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4 Critical Tips For Parkinson's Caregivers | Hasbrouck Heights, NJ

May 31, 2018 by Comfort Keepers of Montclair and Hasbrouck Heights

Certain conditions frighten many older adults, as their diagnosis may feel like the end of the world. These conditions tend to be non-curable and progressive, and are so complex to treat that next to nothing works.

One of these diseases is Parkinson’s. With no known cure and no effective treatment to cure or stop the disease as of yet, many Americans find themselves unprepared for their diagnosis. Not only that, but their caregivers also feel at a loss.

Don’t be discouraged - you can still give your loved one a high quality of life, even with the disease. Here are a few tips to accomplish that:

1. Find a Specialist

When your loved one becomes diagnosed with Parkinson’s, don’t just wait around for the disease to progress. Take them to a specialist right away, particularly one that focuses on movement disorders, to help give your loved one some exercises to do at home and professional recommendations.

This is very important to do, as focusing on your senior’s mobility problems from the start can help to keep them safely on their feet as long as possible.

Additionally, this specialist will be able to help introduce new information and physical exercises at each stage of the disease to best cater to their current needs.

2. Learn More about the Disease

Many caregivers who deal with progressive conditions aren’t mentally or physically prepared for the changes these diseases may bring. This includes anything from cancer to, yes, Parkinson’s.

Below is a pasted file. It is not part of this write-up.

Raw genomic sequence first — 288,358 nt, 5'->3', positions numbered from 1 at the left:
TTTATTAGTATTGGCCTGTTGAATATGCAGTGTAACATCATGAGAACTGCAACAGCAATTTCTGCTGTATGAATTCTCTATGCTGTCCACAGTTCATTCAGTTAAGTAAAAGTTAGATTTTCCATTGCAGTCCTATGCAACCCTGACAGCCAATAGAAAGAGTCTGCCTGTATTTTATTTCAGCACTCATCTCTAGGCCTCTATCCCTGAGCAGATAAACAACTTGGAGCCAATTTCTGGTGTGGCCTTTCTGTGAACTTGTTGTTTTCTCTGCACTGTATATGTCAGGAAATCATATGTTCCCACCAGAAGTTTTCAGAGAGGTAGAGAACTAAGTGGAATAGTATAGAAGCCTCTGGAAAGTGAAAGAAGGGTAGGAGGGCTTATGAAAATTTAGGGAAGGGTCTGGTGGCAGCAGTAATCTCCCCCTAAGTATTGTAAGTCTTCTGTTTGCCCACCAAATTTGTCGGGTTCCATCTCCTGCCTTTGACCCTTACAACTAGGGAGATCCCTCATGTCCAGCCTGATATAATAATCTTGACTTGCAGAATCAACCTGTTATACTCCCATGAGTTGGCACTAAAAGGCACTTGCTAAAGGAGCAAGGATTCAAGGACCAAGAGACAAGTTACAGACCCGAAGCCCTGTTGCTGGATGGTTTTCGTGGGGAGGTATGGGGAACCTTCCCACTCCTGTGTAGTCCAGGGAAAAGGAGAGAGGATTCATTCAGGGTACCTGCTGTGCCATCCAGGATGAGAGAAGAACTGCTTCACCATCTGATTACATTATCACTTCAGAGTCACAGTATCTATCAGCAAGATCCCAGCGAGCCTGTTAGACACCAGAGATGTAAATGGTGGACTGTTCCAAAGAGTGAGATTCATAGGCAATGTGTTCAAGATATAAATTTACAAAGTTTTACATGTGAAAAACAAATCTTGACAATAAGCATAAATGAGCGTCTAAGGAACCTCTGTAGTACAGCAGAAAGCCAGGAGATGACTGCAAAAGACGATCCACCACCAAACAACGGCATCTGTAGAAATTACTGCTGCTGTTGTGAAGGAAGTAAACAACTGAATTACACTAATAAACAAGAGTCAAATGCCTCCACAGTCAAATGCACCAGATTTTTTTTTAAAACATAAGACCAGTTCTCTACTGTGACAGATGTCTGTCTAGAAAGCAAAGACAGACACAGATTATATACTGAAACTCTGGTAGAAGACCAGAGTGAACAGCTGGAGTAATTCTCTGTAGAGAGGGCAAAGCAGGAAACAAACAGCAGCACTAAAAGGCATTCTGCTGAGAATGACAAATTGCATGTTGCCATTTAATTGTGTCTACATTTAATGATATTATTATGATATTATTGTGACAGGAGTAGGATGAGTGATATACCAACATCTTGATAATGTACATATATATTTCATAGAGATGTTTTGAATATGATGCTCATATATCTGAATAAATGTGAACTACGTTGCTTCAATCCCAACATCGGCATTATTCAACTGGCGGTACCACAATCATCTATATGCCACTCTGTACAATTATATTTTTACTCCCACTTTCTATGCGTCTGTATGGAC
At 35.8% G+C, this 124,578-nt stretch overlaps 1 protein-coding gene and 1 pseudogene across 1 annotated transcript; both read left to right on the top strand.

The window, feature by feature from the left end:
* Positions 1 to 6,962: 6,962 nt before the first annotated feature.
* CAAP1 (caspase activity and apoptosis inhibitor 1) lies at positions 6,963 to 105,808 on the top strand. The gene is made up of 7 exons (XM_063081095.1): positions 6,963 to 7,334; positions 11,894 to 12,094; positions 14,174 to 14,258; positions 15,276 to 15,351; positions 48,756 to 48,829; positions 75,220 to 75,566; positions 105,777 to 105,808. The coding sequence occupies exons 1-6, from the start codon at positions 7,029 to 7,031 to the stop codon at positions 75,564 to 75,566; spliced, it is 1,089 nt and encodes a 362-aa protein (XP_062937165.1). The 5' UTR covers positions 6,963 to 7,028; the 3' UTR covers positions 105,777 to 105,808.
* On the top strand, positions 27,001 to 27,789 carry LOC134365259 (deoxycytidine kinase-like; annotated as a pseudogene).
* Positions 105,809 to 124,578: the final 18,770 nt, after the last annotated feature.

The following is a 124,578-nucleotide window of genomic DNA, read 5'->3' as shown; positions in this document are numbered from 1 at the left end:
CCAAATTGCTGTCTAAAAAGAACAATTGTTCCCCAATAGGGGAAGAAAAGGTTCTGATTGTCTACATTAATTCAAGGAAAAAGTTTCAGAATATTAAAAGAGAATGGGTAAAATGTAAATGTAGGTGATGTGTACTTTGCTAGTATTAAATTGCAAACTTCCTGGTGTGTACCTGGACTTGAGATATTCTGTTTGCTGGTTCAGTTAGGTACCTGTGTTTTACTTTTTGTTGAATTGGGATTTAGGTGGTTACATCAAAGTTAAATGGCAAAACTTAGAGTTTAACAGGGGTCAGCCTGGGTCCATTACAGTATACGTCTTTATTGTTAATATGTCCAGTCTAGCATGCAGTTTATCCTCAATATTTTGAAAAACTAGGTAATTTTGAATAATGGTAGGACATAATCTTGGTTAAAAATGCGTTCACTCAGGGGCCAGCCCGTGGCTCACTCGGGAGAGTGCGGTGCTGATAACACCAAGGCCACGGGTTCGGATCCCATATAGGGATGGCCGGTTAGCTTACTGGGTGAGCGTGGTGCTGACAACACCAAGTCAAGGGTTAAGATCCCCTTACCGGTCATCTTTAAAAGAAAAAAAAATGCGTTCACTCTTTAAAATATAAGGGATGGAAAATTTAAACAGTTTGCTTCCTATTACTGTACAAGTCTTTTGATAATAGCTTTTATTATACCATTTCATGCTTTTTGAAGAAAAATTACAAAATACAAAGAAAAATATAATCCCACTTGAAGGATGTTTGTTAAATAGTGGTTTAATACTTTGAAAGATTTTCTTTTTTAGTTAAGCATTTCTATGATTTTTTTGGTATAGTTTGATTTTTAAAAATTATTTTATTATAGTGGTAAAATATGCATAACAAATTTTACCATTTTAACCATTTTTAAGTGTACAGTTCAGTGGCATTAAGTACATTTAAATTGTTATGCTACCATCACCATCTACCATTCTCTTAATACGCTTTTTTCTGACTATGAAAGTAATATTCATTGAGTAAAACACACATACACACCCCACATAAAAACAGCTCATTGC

However, keeping yourself educated on the disease may help you to notice important signs, anomalous symptoms, the progression from one stage to another, and keep up to date with new treatments and medications.

Just remember that this condition can change rapidly. One day, your loved one may be able to brush their teeth just fine, and the next, they can barely keep a grip on the toothbrush. This is not them being stubborn – it is their disease changing their abilities.

3. Be Helpful, but Don’t Baby Them

This being said, just because the disease results in physiological changes does not mean you need to do absolutely everything for your loved one.

In fact, doing so may strip them of their independence even faster than just the disease itself would.

It’s important to foster their autonomy and let them continue to do the things they still can do. Be there to support them and fill in the gaps, so to speak – to help in the spots they’ll need it.

4. Find Your Sources of Support

Perhaps you’re thinking, my sources of support? Why would I need sources of support when it’s my loved one who has Parkinson’s?

Caregivers need more support than most people realize. It is a tough job to do, especially for a senior who has a progressive condition like Parkinson’s. Having people to talk to and professional resources can help you to take a break, recharge your batteries, get your personal to-do’s done and overall helps prevent you from getting burnt out. How can you provide care to someone who really needs it when you’re too burnt out to even care for yourself?

There are multiple forms of support you can use, such as:

  • A friend to simply vent to over coffee or on the phone
  • A support group with other Parkinson’s caregivers
  • Respite care, in which another relative or formal caregiver comes and takes over your duties for a period of time. Many nursing homes also offer this service so you can drop your loved one off there

These tips will help you to be a proactive, effective caregiver. And remember, find support for yourself, too – it will help you be the best caregiver you can be!

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